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Hillbilly Elegy: A Memoir of a Family and a Culture in Crisis, By J. D. Vance

Book review by Crista Tompkins

This is the story of what the author refers to as the culture of the hillbilly, the working poor and the white working class. While told with real life drama and even humor, ultimately Hillbilly Elegy is about the unattainability of economic progress or even economic stability. It’s about the loss of the American Dream.

Traditionally, the American Dream is to pull yourself up by your own bootstraps. Some, though, don’t have bootstraps or even boots. Such was J.D. Vance’s family who left the hills and mountains of Kentucky after World War II to work in the automotive factories of Ohio.

The Rust Belt was a long way off in the prosperous Fifties, but one message was sent to young J.D.: you’re going to college.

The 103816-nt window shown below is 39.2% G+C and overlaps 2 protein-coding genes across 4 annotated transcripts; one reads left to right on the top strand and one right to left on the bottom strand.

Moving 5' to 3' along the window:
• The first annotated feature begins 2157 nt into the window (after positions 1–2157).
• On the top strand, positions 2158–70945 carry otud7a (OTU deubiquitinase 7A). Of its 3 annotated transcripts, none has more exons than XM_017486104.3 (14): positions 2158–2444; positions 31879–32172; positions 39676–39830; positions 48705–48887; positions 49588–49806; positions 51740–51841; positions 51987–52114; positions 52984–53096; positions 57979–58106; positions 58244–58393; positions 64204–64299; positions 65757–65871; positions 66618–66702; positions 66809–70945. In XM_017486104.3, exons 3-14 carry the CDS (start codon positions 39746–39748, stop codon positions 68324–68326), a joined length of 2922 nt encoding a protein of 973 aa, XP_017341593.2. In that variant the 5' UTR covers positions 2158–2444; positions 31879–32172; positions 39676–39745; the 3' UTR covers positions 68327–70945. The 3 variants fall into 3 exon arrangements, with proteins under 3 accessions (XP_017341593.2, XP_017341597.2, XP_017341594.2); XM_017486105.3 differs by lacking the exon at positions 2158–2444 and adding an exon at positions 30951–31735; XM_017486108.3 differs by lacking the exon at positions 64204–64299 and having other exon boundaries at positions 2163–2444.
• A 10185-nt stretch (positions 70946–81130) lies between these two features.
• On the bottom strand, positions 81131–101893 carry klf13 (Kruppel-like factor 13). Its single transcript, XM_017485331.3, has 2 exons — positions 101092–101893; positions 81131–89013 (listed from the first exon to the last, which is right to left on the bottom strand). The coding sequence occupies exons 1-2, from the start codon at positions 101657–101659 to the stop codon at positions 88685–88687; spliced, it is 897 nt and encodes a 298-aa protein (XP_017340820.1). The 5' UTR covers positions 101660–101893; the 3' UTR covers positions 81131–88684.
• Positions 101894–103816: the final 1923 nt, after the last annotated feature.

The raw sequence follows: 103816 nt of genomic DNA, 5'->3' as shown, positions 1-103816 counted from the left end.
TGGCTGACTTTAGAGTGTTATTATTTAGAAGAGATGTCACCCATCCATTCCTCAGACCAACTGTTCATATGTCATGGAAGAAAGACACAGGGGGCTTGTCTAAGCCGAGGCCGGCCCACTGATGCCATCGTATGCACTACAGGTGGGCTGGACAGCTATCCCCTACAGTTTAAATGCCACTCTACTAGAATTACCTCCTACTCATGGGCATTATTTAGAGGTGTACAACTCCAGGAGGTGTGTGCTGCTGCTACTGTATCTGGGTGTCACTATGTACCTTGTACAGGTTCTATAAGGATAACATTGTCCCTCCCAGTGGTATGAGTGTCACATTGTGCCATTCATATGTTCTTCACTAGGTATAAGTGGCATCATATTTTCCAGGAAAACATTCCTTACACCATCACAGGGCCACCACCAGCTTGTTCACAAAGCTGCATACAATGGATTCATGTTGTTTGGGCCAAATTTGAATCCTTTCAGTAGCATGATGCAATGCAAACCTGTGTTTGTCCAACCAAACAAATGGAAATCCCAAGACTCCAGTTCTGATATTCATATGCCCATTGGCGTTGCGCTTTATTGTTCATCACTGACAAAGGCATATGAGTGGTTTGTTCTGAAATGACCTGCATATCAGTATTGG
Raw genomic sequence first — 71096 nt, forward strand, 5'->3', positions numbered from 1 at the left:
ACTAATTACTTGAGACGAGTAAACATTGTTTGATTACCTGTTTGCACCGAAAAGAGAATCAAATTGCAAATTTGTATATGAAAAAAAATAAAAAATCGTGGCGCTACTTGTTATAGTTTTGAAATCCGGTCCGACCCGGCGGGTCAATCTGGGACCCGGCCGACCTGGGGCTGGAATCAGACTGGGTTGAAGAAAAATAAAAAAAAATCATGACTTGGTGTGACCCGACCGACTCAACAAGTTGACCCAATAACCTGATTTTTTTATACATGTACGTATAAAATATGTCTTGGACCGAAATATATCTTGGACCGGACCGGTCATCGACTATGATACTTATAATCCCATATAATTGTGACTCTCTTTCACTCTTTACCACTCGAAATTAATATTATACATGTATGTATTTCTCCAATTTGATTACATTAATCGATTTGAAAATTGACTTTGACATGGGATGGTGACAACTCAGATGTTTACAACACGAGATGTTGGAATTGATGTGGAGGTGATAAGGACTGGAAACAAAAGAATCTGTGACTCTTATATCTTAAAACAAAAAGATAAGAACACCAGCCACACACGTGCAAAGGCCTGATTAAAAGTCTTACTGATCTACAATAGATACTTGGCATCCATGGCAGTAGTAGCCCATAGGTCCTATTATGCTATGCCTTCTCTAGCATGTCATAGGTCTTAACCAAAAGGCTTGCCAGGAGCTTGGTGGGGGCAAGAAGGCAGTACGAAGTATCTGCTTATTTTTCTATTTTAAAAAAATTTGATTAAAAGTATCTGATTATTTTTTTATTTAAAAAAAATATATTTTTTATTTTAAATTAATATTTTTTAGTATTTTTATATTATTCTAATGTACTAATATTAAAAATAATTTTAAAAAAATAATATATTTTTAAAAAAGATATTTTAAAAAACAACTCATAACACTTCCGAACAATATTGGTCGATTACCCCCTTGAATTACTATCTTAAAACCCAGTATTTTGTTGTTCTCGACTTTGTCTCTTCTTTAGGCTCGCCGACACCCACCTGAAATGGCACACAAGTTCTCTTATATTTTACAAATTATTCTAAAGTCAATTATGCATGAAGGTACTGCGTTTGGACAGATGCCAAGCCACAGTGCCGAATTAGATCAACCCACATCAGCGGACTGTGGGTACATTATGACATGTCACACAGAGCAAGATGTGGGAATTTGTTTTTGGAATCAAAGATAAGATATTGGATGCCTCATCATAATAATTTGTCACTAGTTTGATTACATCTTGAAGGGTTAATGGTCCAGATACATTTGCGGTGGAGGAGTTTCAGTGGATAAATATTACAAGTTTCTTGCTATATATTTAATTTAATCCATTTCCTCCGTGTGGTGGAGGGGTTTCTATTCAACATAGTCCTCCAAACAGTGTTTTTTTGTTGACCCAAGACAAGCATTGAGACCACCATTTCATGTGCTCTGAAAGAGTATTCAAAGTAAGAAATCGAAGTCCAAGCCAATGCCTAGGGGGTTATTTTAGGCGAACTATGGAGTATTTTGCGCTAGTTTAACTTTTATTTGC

College though is only the start of upward mobility. Working late every night, being up and ready for early classes is one thing, but breaking into white collar America is like moving to a foreign country. If you walk and talk and look different, you won’t fit in.

So you buy new clothes to change the way you look and copy the speech and manners of those around you. As your Mamaw always wanted, you become well-groomed and well-mannered. No more crumbling cornbread into your milk at the table. No longer are you seen drinking Mountain Dew and no more killing chickens in the backyard either.

To read the full book review, pick up a copy of the July/August issue of LiveIt. 

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